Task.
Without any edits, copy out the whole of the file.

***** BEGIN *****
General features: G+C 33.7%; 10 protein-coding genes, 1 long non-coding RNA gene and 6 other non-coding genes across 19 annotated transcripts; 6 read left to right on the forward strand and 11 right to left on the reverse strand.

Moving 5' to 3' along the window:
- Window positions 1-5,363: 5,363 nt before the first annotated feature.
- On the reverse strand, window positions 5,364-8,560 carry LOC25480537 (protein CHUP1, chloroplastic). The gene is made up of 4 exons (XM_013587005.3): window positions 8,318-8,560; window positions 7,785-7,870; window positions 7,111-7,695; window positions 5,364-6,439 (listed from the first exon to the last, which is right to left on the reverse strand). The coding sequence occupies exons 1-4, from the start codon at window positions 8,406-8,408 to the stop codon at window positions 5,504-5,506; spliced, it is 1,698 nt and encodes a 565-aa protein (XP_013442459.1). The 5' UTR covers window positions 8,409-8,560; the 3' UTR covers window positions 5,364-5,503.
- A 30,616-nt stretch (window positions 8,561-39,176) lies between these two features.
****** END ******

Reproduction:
General features: G+C 33.7%; 10 protein-coding genes, 1 long non-coding RNA gene and 6 other non-coding genes across 19 annotated transcripts; 6 read left to right on the forward strand and 11 right to left on the reverse strand.

Moving 5' to 3' along the window:
- Window positions 1-5,363: 5,363 nt before the first annotated feature.
- On the reverse strand, window positions 5,364-8,560 carry LOC25480537 (protein CHUP1, chloroplastic). The gene is made up of 4 exons (XM_013587005.3): window positions 8,318-8,560; window positions 7,785-7,870; window positions 7,111-7,695; window positions 5,364-6,439 (listed from the first exon to the last, which is right to left on the reverse strand). The coding sequence occupies exons 1-4, from the start codon at window positions 8,406-8,408 to the stop codon at window positions 5,504-5,506; spliced, it is 1,698 nt and encodes a 565-aa protein (XP_013442459.1). The 5' UTR covers window positions 8,409-8,560; the 3' UTR covers window positions 5,364-5,503.
- A 30,616-nt stretch (window positions 8,561-39,176) lies between these two features.